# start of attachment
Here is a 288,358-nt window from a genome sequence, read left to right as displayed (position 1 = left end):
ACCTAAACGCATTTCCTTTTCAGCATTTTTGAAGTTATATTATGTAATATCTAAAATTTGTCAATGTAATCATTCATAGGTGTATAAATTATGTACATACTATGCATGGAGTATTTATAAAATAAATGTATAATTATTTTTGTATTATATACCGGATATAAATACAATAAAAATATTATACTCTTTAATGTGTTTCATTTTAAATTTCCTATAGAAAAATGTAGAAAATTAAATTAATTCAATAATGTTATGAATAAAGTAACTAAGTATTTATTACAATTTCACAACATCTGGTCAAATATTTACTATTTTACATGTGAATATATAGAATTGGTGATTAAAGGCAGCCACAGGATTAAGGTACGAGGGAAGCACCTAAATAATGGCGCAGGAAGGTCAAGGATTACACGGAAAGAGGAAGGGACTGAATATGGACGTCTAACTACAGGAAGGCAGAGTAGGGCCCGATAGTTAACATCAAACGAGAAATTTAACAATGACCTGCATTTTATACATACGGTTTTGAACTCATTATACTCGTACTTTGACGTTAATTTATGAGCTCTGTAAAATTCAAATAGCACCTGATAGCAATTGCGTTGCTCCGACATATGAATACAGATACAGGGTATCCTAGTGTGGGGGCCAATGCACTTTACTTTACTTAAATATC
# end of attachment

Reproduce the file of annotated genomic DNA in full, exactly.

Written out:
Here is a 288,358-nt window from a genome sequence, read left to right as displayed (position 1 = left end):
ACCTAAACGCATTTCCTTTTCAGCATTTTTGAAGTTATATTATGTAATATCTAAAATTTGTCAATGTAATCATTCATAGGTGTATAAATTATGTACATACTATGCATGGAGTATTTATAAAATAAATGTATAATTATTTTTGTATTATATACCGGATATAAATACAATAAAAATATTATACTCTTTAATGTGTTTCATTTTAAATTTCCTATAGAAAAATGTAGAAAATTAAATTAATTCAATAATGTTATGAATAAAGTAACTAAGTATTTATTACAATTTCACAACATCTGGTCAAATATTTACTATTTTACATGTGAATATATAGAATTGGTGATTAAAGGCAGCCACAGGATTAAGGTACGAGGGAAGCACCTAAATAATGGCGCAGGAAGGTCAAGGATTACACGGAAAGAGGAAGGGACTGAATATGGACGTCTAACTACAGGAAGGCAGAGTAGGGCCCGATAGTTAACATCAAACGAGAAATTTAACAATGACCTGCATTTTATACATACGGTTTTGAACTCATTATACTCGTACTTTGACGTTAATTTATGAGCTCTGTAAAATTCAAATAGCACCTGATAGCAATTGCGTTGCTCCGACATATGAATACAGATACAGGGTATCCTAGTGTGGGGGCCAATGCACTTTACTTTACTTAAATATC